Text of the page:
In closing, I would like to thank all those who worked on this bill when it was before the Standing Committee on Justice and Human Rights, as well as my colleague from Prince Albert. I also want to acknowledge the incredible work done by our justice critic, my colleague from Gatineau, and her deputy critic, the member for La Pointe-de-l'Île. They worked very hard on this issue.

Criminal CodePrivate Members' Business

1:35 p.m.


Sean Casey Liberal Charlottetown, PE

Mr. Speaker, I am pleased to rise today to speak to Bill C-590, an act to amend the Criminal Code with respect to blood alcohol content. This bill, from the member for Prince Albert, would allow for stiffer penalties for impaired driving where the offender was severely intoxicated. Specifically, the changes would apply to convictions where an offender's blood alcohol concentration exceeded 160 milligrams of alcohol in 100 millilitres of blood at the time of the offence. As the justice critic for the Liberal Party, I have recommended that my caucus colleagues support this bill.

Impaired driving is the leading criminal cause of death in Canada. Every life taken by a drunk driver is an avoidable tragedy. Getting behind the wheel while impaired is a reckless and selfish personal choice, and its predictable results cannot be undone.

Across the country, the number of bodily injuries and deaths caused by impaired driving continues to be unacceptably high. It has been a perennial and vexing problem in my province of Prince Edward Island, and I know that the same can be said for the home province of the member for Prince Albert.

I will say a few words later on about some creative strategies my province is trying, strategies that could be used beyond the simple solution of amending the Criminal Code, which seems to be the default tool of choice for just about everything for the government.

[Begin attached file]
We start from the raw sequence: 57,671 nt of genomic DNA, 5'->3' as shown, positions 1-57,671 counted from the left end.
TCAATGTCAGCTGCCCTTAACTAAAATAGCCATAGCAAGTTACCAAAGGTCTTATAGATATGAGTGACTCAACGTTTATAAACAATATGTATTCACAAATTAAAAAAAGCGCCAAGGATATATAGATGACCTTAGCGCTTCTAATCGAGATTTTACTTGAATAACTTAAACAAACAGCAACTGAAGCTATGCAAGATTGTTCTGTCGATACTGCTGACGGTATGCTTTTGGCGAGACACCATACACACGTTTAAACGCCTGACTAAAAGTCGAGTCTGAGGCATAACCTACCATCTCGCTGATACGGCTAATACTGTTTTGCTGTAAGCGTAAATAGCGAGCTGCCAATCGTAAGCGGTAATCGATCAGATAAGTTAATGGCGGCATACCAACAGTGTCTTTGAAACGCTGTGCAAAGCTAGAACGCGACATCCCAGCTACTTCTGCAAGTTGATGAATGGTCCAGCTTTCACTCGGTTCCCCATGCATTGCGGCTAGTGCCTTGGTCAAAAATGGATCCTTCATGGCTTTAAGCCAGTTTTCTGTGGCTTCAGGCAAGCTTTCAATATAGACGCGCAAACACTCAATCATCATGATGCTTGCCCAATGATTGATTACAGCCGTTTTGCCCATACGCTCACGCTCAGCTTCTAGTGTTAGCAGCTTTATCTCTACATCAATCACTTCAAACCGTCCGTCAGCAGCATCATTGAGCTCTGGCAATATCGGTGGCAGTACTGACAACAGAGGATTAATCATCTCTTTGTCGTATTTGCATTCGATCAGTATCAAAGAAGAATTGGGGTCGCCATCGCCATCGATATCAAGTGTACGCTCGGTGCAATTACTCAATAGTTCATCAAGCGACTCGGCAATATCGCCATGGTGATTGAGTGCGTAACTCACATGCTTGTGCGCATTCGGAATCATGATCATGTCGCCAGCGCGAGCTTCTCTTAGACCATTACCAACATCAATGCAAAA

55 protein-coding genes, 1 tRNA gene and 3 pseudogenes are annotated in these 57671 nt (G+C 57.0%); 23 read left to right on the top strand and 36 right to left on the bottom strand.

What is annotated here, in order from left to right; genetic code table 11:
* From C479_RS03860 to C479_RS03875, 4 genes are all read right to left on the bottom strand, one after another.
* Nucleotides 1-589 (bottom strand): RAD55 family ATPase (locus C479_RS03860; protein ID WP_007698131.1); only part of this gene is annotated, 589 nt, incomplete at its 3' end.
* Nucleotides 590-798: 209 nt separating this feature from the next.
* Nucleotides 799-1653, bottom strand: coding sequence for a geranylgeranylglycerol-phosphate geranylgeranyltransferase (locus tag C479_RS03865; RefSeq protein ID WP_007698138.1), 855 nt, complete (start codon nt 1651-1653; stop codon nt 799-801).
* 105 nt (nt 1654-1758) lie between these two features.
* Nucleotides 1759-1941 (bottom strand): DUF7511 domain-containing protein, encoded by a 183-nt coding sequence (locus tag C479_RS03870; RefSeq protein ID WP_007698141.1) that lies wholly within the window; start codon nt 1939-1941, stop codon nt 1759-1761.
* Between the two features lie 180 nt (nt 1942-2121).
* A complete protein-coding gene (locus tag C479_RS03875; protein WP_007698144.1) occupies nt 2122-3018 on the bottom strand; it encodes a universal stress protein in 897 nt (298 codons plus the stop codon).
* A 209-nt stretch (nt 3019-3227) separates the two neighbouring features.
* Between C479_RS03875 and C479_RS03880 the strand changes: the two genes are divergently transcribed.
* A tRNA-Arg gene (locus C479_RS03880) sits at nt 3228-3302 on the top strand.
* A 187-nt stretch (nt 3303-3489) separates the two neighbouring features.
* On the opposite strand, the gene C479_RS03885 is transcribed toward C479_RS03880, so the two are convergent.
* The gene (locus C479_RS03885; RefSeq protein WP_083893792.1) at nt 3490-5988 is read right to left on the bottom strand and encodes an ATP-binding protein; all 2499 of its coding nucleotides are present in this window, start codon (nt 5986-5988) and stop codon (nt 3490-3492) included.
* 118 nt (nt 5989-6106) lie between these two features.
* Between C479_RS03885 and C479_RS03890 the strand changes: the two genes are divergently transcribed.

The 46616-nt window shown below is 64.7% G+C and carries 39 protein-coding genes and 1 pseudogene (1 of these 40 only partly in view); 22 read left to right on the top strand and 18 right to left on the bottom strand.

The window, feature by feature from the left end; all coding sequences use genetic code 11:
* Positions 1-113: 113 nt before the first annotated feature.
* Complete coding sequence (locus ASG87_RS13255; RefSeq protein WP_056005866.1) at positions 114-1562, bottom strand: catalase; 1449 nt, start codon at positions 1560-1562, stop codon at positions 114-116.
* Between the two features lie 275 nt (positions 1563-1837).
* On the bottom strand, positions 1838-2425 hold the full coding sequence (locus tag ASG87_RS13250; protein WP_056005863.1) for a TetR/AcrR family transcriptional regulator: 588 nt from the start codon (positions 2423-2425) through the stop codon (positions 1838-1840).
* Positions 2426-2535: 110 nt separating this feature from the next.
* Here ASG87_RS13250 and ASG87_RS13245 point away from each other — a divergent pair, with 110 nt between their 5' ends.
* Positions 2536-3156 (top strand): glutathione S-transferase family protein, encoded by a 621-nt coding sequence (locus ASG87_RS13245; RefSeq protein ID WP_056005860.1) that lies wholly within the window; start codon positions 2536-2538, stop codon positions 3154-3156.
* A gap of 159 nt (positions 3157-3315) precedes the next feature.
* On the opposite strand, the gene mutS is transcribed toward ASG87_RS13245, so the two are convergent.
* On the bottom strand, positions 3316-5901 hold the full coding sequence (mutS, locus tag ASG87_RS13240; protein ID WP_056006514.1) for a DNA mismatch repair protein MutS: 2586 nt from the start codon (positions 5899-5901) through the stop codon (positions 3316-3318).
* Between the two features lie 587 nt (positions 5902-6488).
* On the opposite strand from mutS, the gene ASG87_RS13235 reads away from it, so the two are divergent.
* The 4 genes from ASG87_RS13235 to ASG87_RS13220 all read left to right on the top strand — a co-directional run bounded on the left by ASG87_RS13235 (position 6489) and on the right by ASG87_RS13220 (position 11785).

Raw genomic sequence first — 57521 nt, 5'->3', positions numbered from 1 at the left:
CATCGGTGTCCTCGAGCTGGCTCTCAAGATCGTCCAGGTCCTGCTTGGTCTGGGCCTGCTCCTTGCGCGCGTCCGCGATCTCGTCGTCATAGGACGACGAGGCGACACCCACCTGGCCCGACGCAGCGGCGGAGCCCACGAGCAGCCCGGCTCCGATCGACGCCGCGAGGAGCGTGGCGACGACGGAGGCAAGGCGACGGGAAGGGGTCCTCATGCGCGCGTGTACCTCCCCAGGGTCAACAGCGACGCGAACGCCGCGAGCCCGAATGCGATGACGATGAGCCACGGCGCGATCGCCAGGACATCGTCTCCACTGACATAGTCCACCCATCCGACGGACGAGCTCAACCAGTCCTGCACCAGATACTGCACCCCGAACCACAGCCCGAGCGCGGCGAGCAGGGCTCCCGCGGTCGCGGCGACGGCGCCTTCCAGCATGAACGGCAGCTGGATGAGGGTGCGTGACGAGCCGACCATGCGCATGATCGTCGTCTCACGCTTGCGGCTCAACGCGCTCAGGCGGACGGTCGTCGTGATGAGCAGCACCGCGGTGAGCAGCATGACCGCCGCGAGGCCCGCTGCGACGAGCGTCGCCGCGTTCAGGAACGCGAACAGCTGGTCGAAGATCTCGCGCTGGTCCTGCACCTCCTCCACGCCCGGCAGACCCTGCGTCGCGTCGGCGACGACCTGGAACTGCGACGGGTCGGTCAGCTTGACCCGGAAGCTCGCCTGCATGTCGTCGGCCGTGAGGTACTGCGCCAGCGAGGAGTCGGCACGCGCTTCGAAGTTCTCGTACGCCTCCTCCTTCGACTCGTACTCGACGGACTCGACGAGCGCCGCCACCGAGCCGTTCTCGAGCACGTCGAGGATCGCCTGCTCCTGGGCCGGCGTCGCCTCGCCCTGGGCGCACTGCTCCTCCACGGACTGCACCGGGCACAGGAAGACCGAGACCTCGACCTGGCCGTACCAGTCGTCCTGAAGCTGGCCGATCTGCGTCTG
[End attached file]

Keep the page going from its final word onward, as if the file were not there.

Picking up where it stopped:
In spite of the inclusion of mandatory minimum sentences, I can support this legislation. By targeting drivers who are severely intoxicated, Bill C-590 would send a public message about the category of drivers who pose the greatest statistical risk.

The Traffic Injury Research Foundation has found that impaired drivers with a blood alcohol content of over 160 milligrams per 100 millilitres of blood represent close to 70% of impaired drivers killed in car accidents. When we are talking about this crime, I do think stiffer penalties may be an effective deterrent, since many people who get behind the wheel while impaired would not be prone to criminality in general.

Impaired driving is a crime people have taken more seriously over the years, in large part due to the advocacy of groups like Mothers Against Drunk Driving. My hope is that keeping a focus on this issue in Parliament can continue the cultural shift toward social condemnation of impaired driving. This is a crime where stigma is the real deterrent.

Far fewer people drive while intoxicated today, so we see that behaviours can change, and we see evidence to this effect. According to StatsCan, the rate of impaired driving causing death dropped 29% in 2011, reaching its lowest point in over 25 years. The number of incidents of impaired driving causing bodily harm also fell to half of what it was 25 years before. Of course, half the number of incidents is not good enough. Behaviours need to keep changing.

Everyone in the chamber understands what I am talking about. Every Canadian community has been touched by impaired driving.